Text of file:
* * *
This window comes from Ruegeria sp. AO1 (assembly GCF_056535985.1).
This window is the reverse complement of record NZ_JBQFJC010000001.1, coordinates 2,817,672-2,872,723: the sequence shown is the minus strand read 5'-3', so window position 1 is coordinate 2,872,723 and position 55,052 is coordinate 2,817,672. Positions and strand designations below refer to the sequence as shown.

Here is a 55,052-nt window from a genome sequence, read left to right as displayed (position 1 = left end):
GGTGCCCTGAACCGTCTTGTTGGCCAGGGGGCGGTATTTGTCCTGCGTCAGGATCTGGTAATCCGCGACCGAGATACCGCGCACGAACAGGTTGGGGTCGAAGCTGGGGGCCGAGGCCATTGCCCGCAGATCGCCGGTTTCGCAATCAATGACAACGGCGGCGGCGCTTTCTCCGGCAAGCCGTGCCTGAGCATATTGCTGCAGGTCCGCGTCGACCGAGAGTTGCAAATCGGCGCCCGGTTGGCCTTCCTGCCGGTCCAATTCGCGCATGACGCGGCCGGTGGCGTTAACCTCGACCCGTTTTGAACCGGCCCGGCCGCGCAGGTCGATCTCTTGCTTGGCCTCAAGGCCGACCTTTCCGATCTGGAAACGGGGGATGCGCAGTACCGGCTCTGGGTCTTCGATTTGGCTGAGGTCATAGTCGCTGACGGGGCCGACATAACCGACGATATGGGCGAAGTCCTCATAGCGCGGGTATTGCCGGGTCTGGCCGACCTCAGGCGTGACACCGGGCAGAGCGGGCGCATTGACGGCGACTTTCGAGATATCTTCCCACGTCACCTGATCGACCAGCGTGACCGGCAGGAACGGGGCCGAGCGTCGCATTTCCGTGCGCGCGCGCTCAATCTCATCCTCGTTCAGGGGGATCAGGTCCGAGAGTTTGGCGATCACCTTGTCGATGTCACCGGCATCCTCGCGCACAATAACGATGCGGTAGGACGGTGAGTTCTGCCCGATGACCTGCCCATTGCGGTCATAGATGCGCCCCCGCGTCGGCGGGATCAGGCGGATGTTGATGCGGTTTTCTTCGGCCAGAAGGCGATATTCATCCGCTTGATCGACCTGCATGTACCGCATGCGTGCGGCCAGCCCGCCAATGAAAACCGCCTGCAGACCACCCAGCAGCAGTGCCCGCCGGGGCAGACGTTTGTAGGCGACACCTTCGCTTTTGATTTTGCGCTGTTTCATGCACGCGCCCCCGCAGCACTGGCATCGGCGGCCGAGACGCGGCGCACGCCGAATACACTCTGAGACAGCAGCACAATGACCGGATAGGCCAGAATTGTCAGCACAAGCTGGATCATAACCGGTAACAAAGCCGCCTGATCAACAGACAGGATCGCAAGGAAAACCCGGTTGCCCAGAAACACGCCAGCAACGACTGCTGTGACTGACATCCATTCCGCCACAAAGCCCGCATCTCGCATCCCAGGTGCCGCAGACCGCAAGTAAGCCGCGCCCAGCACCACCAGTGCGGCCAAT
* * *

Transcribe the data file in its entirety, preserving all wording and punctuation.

This window comes from Ruegeria sp. AO1 (assembly GCF_056535985.1).
This window is the reverse complement of record NZ_JBQFJC010000001.1, coordinates 2,817,672-2,872,723: the sequence shown is the minus strand read 5'-3', so window position 1 is coordinate 2,872,723 and position 55,052 is coordinate 2,817,672. Positions and strand designations below refer to the sequence as shown.

Here is a 55,052-nt window from a genome sequence, read left to right as displayed (position 1 = left end):
GGTGCCCTGAACCGTCTTGTTGGCCAGGGGGCGGTATTTGTCCTGCGTCAGGATCTGGTAATCCGCGACCGAGATACCGCGCACGAACAGGTTGGGGTCGAAGCTGGGGGCCGAGGCCATTGCCCGCAGATCGCCGGTTTCGCAATCAATGACAACGGCGGCGGCGCTTTCTCCGGCAAGCCGTGCCTGAGCATATTGCTGCAGGTCCGCGTCGACCGAGAGTTGCAAATCGGCGCCCGGTTGGCCTTCCTGCCGGTCCAATTCGCGCATGACGCGGCCGGTGGCGTTAACCTCGACCCGTTTTGAACCGGCCCGGCCGCGCAGGTCGATCTCTTGCTTGGCCTCAAGGCCGACCTTTCCGATCTGGAAACGGGGGATGCGCAGTACCGGCTCTGGGTCTTCGATTTGGCTGAGGTCATAGTCGCTGACGGGGCCGACATAACCGACGATATGGGCGAAGTCCTCATAGCGCGGGTATTGCCGGGTCTGGCCGACCTCAGGCGTGACACCGGGCAGAGCGGGCGCATTGACGGCGACTTTCGAGATATCTTCCCACGTCACCTGATCGACCAGCGTGACCGGCAGGAACGGGGCCGAGCGTCGCATTTCCGTGCGCGCGCGCTCAATCTCATCCTCGTTCAGGGGGATCAGGTCCGAGAGTTTGGCGATCACCTTGTCGATGTCACCGGCATCCTCGCGCACAATAACGATGCGGTAGGACGGTGAGTTCTGCCCGATGACCTGCCCATTGCGGTCATAGATGCGCCCCCGCGTCGGCGGGATCAGGCGGATGTTGATGCGGTTTTCTTCGGCCAGAAGGCGATATTCATCCGCTTGATCGACCTGCATGTACCGCATGCGTGCGGCCAGCCCGCCAATGAAAACCGCCTGCAGACCACCCAGCAGCAGTGCCCGCCGGGGCAGACGTTTGTAGGCGACACCTTCGCTTTTGATTTTGCGCTGTTTCATGCACGCGCCCCCGCAGCACTGGCATCGGCGGCCGAGACGCGGCGCACGCCGAATACACTCTGAGACAGCAGCACAATGACCGGATAGGCCAGAATTGTCAGCACAAGCTGGATCATAACCGGTAACAAAGCCGCCTGATCAACAGACAGGATCGCAAGGAAAACCCGGTTGCCCAGAAACACGCCAGCAACGACTGCTGTGACTGACATCCATTCCGCCACAAAGCCCGCATCTCGCATCCCAGGTGCCGCAGACCGCAAGTAAGCCGCGCCCAGCACCACCAGTGCGGCCAAT